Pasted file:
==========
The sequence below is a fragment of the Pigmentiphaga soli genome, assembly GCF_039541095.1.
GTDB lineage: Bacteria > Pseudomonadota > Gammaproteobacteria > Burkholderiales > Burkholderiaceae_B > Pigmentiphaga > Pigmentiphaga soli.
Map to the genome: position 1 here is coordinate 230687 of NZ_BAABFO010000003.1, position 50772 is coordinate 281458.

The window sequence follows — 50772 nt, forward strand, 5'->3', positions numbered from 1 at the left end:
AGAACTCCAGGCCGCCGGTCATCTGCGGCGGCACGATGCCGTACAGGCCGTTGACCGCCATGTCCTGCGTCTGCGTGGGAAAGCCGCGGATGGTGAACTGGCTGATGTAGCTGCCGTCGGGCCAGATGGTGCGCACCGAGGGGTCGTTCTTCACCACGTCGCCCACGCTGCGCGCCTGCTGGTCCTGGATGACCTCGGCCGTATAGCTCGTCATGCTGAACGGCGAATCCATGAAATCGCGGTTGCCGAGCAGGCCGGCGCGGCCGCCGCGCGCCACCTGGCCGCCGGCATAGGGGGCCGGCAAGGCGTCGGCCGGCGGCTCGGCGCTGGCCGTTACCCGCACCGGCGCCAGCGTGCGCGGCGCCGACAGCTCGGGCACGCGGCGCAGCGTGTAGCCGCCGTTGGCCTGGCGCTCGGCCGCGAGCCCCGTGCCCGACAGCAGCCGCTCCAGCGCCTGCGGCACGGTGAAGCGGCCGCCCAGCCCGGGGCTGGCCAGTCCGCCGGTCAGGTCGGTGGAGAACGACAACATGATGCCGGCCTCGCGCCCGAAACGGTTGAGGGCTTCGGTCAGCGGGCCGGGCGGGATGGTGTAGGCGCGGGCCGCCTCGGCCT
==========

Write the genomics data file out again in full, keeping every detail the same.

The sequence below is a fragment of the Pigmentiphaga soli genome, assembly GCF_039541095.1.
GTDB lineage: Bacteria > Pseudomonadota > Gammaproteobacteria > Burkholderiales > Burkholderiaceae_B > Pigmentiphaga > Pigmentiphaga soli.
Map to the genome: position 1 here is coordinate 230687 of NZ_BAABFO010000003.1, position 50772 is coordinate 281458.

The window sequence follows — 50772 nt, forward strand, 5'->3', positions numbered from 1 at the left end:
AGAACTCCAGGCCGCCGGTCATCTGCGGCGGCACGATGCCGTACAGGCCGTTGACCGCCATGTCCTGCGTCTGCGTGGGAAAGCCGCGGATGGTGAACTGGCTGATGTAGCTGCCGTCGGGCCAGATGGTGCGCACCGAGGGGTCGTTCTTCACCACGTCGCCCACGCTGCGCGCCTGCTGGTCCTGGATGACCTCGGCCGTATAGCTCGTCATGCTGAACGGCGAATCCATGAAATCGCGGTTGCCGAGCAGGCCGGCGCGGCCGCCGCGCGCCACCTGGCCGCCGGCATAGGGGGCCGGCAAGGCGTCGGCCGGCGGCTCGGCGCTGGCCGTTACCCGCACCGGCGCCAGCGTGCGCGGCGCCGACAGCTCGGGCACGCGGCGCAGCGTGTAGCCGCCGTTGGCCTGGCGCTCGGCCGCGAGCCCCGTGCCCGACAGCAGCCGCTCCAGCGCCTGCGGCACGGTGAAGCGGCCGCCCAGCCCGGGGCTGGCCAGTCCGCCGGTCAGGTCGGTGGAGAACGACAACATGATGCCGGCCTCGCGCCCGAAACGGTTGAGGGCTTCGGTCAGCGGGCCGGGCGGGATGGTGTAGGCGCGGGCCGCCTCGGCCT